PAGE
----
(Audience members delight in meeting actress Noelle Stanley from Rapunzel! Rapunzel! A Very Hairy Fairy Tale. Photo: Charles T. Wicker. This post is a part of the Audience (R)Evolution grant program and blog salon.)
Dallas Children’s Theater’s pilot year of making theater accessible for children with developmental disabilities is complete, but I am so thrilled to tell you that this is really the beginning of the story! This past year, 833 children on the autism spectrum and with other sensory differences and their families were embraced with warm welcomes, a light and happy environment, and opportunities for creativity and growth through our sensory-friendly performance initiative. One performance each of regular season productions of Go, Dog. Go!, Stuart Little, and Rapunzel! Rapunzel! A Very Hairy Fairy Tale were presented with lowered sound levels, house lights left dim but not off, and a range of other performance adaptations to make theater enjoyable for our special audience members. A culture of acceptance and special areas for quiet, when needed, made them feel at home.
If you attended these performances, you might have noticed that one young man recited out loud in unison with the actors many of the lines of the book on which a play was based. You might have noticed that a young boy laughed loud and long when one of the characters threw him a ball. Perhaps you noticed that a young girl stood up and sat down, while another rocked back and forth often during a performance. Some exited the theater for a breather and returned a little later. And you would have noticed that everyone supported and accepted these behaviors without question. Because of this understanding and compassionate environment, we exceeded all of our measurable objectives, including goals for the children’s comfort during the performance, children interacting with a person they didn’t know, and children’s experience of learning and growth. Final pilot year outcomes are provided below:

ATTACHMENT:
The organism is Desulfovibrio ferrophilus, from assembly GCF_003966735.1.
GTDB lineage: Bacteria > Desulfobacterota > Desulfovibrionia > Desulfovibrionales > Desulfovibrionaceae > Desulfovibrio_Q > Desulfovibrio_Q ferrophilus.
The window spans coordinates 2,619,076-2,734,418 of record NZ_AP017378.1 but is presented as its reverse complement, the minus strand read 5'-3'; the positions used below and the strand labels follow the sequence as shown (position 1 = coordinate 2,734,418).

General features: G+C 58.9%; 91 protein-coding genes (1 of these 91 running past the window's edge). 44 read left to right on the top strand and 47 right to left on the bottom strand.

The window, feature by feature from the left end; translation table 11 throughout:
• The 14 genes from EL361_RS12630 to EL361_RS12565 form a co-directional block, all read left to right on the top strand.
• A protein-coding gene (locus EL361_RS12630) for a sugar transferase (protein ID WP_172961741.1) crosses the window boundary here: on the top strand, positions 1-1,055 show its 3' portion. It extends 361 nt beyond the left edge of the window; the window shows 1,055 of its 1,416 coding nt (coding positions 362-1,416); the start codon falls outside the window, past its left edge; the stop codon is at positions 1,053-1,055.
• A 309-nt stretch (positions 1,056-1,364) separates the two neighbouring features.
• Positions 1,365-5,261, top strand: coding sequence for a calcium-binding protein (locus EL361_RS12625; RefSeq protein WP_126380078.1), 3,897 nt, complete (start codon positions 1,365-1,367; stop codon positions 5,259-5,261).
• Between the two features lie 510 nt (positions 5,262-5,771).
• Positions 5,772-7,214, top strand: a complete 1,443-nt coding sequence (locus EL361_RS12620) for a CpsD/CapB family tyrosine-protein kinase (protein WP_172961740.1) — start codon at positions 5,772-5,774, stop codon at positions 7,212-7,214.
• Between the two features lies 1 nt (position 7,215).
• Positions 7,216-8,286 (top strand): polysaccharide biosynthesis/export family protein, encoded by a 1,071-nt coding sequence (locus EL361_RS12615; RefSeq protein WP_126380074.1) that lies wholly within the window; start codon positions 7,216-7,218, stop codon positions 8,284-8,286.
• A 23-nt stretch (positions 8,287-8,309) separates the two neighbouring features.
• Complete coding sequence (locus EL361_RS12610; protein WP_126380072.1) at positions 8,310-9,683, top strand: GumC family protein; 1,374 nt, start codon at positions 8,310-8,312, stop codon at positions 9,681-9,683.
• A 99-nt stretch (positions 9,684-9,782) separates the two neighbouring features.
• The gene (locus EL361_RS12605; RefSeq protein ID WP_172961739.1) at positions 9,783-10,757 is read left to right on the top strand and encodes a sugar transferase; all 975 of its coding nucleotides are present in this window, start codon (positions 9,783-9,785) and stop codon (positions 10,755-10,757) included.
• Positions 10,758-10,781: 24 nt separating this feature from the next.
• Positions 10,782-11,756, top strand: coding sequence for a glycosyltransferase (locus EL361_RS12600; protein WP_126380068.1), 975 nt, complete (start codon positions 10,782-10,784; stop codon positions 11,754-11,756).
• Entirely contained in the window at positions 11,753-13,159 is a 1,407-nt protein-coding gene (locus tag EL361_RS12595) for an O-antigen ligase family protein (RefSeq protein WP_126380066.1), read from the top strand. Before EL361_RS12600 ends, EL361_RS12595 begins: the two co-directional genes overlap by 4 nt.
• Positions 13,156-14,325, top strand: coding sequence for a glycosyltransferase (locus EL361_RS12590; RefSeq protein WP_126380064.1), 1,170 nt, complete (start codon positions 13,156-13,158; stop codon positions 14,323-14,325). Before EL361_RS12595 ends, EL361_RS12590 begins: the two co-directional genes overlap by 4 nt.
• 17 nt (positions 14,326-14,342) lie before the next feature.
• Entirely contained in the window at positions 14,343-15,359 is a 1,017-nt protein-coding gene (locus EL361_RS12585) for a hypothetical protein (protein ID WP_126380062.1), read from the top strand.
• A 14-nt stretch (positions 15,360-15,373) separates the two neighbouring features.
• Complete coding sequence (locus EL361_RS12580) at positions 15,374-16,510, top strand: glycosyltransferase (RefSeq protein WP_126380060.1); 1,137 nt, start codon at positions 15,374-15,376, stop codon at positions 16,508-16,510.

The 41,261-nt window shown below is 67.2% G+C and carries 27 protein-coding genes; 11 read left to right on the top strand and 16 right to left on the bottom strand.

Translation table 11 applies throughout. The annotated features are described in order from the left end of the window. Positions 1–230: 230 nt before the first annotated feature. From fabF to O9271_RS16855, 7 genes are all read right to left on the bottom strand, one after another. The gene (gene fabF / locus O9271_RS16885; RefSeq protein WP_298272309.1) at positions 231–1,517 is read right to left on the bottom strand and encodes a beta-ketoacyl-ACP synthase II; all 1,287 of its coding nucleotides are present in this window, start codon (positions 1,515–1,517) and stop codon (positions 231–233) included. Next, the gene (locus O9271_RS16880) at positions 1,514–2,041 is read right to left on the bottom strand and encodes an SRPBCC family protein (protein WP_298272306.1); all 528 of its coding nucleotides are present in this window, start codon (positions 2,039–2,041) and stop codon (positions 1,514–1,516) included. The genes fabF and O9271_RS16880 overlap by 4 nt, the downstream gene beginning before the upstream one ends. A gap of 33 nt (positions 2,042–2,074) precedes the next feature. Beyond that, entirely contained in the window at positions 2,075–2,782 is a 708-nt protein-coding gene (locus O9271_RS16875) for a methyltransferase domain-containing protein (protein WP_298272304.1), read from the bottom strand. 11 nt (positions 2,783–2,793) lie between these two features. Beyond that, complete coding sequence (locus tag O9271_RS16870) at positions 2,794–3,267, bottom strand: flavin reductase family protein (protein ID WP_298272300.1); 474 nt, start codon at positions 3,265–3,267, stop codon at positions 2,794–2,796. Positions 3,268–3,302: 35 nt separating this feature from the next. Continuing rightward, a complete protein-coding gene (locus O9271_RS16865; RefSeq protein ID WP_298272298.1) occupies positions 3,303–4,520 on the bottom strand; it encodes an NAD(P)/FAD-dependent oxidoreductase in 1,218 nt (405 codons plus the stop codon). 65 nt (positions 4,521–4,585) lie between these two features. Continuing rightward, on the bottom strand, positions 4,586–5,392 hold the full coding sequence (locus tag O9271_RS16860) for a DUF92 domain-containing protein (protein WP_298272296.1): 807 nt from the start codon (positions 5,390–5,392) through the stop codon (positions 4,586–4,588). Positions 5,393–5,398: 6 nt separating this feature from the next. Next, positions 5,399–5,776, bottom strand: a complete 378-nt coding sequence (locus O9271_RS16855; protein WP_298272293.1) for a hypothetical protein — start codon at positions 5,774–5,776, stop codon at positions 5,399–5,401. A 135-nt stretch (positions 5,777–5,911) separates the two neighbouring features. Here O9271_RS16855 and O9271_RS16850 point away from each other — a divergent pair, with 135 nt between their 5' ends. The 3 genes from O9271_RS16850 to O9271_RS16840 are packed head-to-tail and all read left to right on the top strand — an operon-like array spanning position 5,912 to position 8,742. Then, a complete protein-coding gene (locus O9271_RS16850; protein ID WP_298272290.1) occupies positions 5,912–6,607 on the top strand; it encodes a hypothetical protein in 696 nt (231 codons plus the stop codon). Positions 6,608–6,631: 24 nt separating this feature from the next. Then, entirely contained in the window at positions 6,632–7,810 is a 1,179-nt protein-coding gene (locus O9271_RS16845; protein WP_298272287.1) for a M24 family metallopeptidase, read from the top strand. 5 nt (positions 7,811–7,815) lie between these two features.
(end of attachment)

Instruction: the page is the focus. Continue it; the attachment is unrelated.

100% of parents said their child with sensory sensitivities enjoyed the show.
95% of verbal children said they liked the experience / want to return to see another show.
93% of non-verbal children were visibly at ease and/or engaged during the performance.
95% of parents said they believe their children were comfortable during the performance.
88% of parents said they believe their children grew or learned through the experience.
90% of parents said their children had a positive interaction with a person they didn’t know.
98% of parents said they would like to come to another sensory-friendly performance.
(Above: Actor Zak Reynolds as Sir Roderick listens to an audience member describe her favorite part of the play. Photo: Charles T. Wicker)
(M.Denise Lee modulated her evil laugh as Lady Za Za for the sensory-friendly performance. Photo: Patty Bates-Ballard)
Our ability to dive into this project wholeheartedly with national partners, thanks to the TCG/Doris Duke Foundation grant, and our ability to document it fully, thanks to a grant from Autism Speaks, paved the way for us to accomplish something incredible. Drum roll please….. We just learned in February that Dallas Children’s Theater was selected by the Crystal Charity Ball to receive a three-year $564,000 grant to expand sensory-friendly performances, purchase helpful equipment, offer dedicated and inclusive classes, and ultimately produce a play featuring both children with developmental disabilities and children who are typically developing. The funding also allows us to return to a ticket price in 2016 that will enable the maximum number of people to take part in this new DCT offering.
We charged $5 a ticket for our first and second sensory-friendly shows and had more than 300 in attendance at each. We had planned from the beginning to raise the ticket price from $5 to $10 for the third show in our sensory-friendly pilot year. We made a special effort to help our audience understand that $10 is still significantly lower than our standard ticket price, and we said that we were hopeful that families would be able to move from the introductory rates we offered to a price that enables the program to be more sustainable for the long-term. While the audience for our third sensory-friendly performance was sizable –194– it was significantly smaller than our first two show audiences. We believe the increased ticket price played a role in the smaller turnout. We had become concerned that the price increase would continue to have an impact on participation. We are thrilled that Crystal Charity Ball funding will allow us to restore the $5 ticket price so that more families can afford to provide this live theater experience to their children.